If any of this has happened to you, please send us a Lawmail.
Shops and shopping centres are meant to be accessed by the public, but they are privately owned. This means the shop owner or manager can set rules for the shop and can ban anyone who refuses to follow the rules. If they choose to, shops can make checking pockets or bags a condition of entry. If this is the store's policy, it should generally be posted on a sign near the entrance.
There are no laws about banning a customer from a shop, so there is no limit on how long a ban can last, how the ban can be issued, or the reasons for banning someone. This means a manager of a shop or shopping centre can ban a customer for all kinds of reasons, including if they believe a customer has been rude or disruptive. However, shops are not allowed to discriminate against customers based on certain characteristics, including age.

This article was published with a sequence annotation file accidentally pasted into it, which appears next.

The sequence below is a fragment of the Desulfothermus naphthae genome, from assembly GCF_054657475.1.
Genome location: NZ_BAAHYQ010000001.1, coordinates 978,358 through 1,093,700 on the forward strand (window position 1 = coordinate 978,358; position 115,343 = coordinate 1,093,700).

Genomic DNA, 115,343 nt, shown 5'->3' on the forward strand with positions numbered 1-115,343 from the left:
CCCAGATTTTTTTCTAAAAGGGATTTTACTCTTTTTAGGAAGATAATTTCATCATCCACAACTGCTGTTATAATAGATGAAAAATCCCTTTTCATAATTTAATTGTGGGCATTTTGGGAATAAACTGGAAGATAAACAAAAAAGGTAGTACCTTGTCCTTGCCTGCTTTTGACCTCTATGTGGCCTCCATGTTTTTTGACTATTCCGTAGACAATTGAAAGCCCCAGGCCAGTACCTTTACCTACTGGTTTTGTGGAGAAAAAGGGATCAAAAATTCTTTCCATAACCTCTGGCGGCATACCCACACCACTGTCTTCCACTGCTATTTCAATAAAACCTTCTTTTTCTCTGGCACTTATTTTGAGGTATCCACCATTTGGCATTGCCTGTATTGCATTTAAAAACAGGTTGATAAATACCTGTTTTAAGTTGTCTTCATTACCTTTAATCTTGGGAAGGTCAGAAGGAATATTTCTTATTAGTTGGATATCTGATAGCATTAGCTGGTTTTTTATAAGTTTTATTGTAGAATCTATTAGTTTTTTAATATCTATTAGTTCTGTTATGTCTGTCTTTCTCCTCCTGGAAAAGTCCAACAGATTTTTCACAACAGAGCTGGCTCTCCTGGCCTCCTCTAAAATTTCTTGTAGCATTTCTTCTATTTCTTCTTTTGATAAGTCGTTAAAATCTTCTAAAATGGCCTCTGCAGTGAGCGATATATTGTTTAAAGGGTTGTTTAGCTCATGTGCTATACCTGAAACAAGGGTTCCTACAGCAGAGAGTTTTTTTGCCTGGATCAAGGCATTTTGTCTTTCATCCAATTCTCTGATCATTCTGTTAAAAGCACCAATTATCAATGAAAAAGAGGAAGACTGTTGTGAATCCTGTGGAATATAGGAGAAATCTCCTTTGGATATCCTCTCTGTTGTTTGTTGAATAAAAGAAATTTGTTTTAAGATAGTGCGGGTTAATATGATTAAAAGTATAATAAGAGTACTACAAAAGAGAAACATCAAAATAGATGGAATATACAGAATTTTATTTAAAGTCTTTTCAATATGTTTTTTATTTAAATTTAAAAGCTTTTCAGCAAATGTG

If you’re received a banning notice, please send us a Lawmail and we can give you more information on what your options are.
If you have a problem with a security guard, it’s a good idea to:
- ask them for their full name and identification number (you can save it in your notes on your phone)
- write down anything you remember about the situation, including dates, times and what you did and what they said.
- take pictures on your phone of any injuries that happen to you
If a security guard arrests you without a good reason or uses unreasonable force, you can:
- make a complaint to the company who employs the security guard (for example, the owner of the shop or club or the security company which employs the security guard).
- make a complaint to the police about illegal assault
- make a complaint to the Security Licensing & Enforcement Directorate at the NSW Police
- in some cases, you may also be able to sue the security guard or shop owner for assault or false imprisonment.
If you would like any more information on transit officers and security guards, including how to make a complaint about a security guard, please send us a Lawmail.
This was last updated on the 27 May 2015.